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Just a reminder: Geithner’s tax problem wasn’t less* than Daschle’s

He was merely first in the queue:

Despite the fact that Geithner sailed through the confirmation process—while Daschle went up in flames—Geithner’s tax troubles were actually far more egregious. People tend to give Geithner a pass, because the overall amount he owed was smaller and it just involved Social Security and Medicare, rather than income tax. But Geithner actually acknowledged years ago that he owed the taxes—but didn’t pay them until he was nominated for the Treasury job. That hardly counts as a mistake.

Daschle, for his part, failed to count as income the value of a car and driver he received from a New York private-equity firm, InterMedia Advisors, during 2005-2007. He also overstated charitable contributions and understated income from InterMedia, which paid him $1 million a year. Daschle filed amended tax returns last month reporting $128,203 in additional taxes and $11,964 in interest. The revised tax returns were submitted after President Obama announced that he intended to nominate Daschle to be secretary of Health and Human Services.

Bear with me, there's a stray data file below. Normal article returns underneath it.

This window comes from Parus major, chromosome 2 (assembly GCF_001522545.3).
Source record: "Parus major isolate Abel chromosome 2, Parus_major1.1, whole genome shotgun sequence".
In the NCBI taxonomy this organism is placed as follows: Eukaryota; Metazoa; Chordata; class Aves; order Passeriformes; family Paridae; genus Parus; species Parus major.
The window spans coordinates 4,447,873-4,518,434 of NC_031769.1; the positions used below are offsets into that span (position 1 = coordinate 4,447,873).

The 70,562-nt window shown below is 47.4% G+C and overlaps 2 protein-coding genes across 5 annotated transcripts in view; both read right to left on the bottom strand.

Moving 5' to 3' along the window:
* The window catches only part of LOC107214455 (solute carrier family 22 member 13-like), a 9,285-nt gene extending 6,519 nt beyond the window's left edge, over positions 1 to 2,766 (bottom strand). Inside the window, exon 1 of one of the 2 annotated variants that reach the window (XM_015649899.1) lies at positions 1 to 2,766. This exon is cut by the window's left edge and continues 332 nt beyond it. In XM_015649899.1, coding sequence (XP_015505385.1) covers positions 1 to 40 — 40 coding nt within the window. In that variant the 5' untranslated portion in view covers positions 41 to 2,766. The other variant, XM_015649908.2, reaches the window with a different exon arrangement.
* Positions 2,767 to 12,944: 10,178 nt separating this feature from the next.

Geithner’s situation was nonetheless a bigger ethical lapse. As an employee of the International Monetary Fund in 2001 and later years, Geithner was responsible for sending a check to the IRS to cover his own payroll taxes. He didn’t do so. What he did do was submit a request to the IMF for reimbursement of those taxes. And he collected.

If Geithner had been delayed for any reason, he’d probably be in the same boat as Daschle, Killefer, maybe now Solis… we’re developing quite the list here, aren’t we? And not just nominees, either: Newsday notes a couple more local politicians and would-be politicians who seem to be laboring under the strange belief that following the tax code is strictly for people with an “R” after their name. And there are a lot of local papers with a lot of local lists. That’s not really a problem for the Obama administration – but their inexplicable reluctance to do anything resembling competent vetting apparently is.

If this keeps up, we might as well admit that Mark Tapscott’s right and just audit them all. It’d save time.

Moe Lane

*Corrected: it used to read “worse.” Oops.

Crossposted at Moe Lane.

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